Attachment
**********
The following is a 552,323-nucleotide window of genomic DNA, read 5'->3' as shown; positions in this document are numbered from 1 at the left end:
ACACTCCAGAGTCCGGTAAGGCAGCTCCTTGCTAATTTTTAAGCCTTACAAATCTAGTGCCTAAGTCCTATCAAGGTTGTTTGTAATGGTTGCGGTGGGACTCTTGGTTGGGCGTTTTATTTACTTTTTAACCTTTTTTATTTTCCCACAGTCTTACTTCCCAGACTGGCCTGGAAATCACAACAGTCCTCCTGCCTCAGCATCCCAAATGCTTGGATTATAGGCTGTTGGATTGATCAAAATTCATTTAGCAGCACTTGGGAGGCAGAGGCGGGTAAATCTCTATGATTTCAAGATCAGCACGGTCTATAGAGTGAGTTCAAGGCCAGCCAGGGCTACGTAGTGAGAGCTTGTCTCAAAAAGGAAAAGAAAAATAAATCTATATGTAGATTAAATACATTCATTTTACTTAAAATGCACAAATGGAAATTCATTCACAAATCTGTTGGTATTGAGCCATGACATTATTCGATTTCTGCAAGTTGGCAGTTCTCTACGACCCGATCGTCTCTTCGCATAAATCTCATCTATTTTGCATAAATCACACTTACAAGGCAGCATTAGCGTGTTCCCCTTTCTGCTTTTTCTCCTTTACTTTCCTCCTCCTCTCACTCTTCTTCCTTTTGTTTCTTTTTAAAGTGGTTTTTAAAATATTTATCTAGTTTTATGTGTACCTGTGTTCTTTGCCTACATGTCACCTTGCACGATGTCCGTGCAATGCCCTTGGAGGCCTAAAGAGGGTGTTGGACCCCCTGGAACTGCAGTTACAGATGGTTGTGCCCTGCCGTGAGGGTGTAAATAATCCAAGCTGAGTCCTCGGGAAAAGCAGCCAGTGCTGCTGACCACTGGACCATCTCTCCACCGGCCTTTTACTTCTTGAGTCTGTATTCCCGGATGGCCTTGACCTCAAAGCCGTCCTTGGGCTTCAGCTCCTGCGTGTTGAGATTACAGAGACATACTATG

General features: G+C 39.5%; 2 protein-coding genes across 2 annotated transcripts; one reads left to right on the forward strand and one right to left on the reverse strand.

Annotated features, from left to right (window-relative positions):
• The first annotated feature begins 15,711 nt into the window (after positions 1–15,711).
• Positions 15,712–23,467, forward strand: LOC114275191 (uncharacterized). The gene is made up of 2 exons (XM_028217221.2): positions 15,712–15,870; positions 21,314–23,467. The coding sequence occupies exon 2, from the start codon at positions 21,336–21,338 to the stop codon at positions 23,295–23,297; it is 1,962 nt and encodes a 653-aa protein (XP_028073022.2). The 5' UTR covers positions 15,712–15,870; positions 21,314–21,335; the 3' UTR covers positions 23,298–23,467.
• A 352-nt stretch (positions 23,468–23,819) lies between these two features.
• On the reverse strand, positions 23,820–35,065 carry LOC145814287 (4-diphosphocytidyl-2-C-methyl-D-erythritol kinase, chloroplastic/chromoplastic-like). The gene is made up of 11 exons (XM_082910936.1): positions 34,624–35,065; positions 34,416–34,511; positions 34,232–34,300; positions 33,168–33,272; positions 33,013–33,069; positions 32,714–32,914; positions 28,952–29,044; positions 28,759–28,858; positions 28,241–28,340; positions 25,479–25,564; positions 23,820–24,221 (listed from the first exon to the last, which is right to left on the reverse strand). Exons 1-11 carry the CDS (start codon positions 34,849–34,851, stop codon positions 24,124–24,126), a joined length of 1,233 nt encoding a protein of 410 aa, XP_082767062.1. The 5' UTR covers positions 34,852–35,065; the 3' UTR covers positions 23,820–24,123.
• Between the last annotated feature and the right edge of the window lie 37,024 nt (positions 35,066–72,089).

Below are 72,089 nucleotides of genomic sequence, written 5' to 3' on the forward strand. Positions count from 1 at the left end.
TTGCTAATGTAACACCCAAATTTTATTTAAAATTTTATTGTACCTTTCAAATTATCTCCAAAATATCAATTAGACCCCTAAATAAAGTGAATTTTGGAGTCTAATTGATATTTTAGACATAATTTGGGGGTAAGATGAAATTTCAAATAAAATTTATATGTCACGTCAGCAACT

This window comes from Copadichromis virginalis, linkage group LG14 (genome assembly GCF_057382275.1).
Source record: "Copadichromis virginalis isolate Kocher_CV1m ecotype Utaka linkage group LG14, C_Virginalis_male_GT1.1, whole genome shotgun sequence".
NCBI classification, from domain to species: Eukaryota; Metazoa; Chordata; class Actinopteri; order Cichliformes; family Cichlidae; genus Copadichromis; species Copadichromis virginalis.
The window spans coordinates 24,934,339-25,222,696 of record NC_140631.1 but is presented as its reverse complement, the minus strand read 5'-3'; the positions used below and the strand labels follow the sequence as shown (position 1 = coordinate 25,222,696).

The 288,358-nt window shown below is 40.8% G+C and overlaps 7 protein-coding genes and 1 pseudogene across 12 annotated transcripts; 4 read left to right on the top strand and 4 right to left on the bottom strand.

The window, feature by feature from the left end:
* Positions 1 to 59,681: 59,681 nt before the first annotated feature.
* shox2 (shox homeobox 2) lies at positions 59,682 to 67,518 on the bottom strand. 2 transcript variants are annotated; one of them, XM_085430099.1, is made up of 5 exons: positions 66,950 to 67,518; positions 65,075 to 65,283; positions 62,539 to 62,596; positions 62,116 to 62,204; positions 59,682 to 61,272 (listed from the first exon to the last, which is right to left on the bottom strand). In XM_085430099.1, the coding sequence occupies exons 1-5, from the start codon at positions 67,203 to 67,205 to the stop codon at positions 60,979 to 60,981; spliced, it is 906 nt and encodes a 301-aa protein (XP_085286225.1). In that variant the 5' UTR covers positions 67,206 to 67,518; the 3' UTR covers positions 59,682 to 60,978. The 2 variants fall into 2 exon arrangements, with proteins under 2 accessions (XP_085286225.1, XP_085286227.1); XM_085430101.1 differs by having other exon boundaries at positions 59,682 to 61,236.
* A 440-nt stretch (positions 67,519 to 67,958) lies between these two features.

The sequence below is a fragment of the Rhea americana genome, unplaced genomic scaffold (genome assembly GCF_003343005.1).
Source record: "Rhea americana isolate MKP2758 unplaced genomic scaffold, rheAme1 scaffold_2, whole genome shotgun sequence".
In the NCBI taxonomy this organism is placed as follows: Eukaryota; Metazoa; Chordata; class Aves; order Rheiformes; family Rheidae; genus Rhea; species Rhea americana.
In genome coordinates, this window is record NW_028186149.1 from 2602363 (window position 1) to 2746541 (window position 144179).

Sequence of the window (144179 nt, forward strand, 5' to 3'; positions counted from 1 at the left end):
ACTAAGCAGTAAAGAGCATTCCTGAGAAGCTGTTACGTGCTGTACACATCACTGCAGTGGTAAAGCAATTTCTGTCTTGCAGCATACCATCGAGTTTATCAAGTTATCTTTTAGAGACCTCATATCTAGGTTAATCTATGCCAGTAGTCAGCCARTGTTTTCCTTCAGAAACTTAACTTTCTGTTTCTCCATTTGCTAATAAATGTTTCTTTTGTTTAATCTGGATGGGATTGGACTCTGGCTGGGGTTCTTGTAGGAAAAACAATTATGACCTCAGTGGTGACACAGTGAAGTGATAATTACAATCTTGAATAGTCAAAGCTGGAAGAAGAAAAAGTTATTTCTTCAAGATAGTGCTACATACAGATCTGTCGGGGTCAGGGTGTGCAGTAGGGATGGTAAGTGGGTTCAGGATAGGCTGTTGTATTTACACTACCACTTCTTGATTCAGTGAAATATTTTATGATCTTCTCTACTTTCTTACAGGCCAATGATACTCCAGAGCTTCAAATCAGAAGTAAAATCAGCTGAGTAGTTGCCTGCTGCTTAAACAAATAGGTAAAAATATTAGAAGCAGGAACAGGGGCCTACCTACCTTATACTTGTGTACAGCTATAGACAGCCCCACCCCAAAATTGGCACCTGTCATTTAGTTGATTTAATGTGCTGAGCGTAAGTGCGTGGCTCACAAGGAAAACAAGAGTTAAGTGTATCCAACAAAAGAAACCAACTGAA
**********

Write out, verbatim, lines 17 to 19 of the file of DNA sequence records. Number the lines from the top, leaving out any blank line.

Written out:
The window, feature by feature from the left end:
* Positions 1 to 59,681: 59,681 nt before the first annotated feature.
* shox2 (shox homeobox 2) lies at positions 59,682 to 67,518 on the bottom strand. 2 transcript variants are annotated; one of them, XM_085430099.1, is made up of 5 exons: positions 66,950 to 67,518; positions 65,075 to 65,283; positions 62,539 to 62,596; positions 62,116 to 62,204; positions 59,682 to 61,272 (listed from the first exon to the last, which is right to left on the bottom strand). In XM_085430099.1, the coding sequence occupies exons 1-5, from the start codon at positions 67,203 to 67,205 to the stop codon at positions 60,979 to 60,981; spliced, it is 906 nt and encodes a 301-aa protein (XP_085286225.1). In that variant the 5' UTR covers positions 67,206 to 67,518; the 3' UTR covers positions 59,682 to 60,978. The 2 variants fall into 2 exon arrangements, with proteins under 2 accessions (XP_085286225.1, XP_085286227.1); XM_085430101.1 differs by having other exon boundaries at positions 59,682 to 61,236.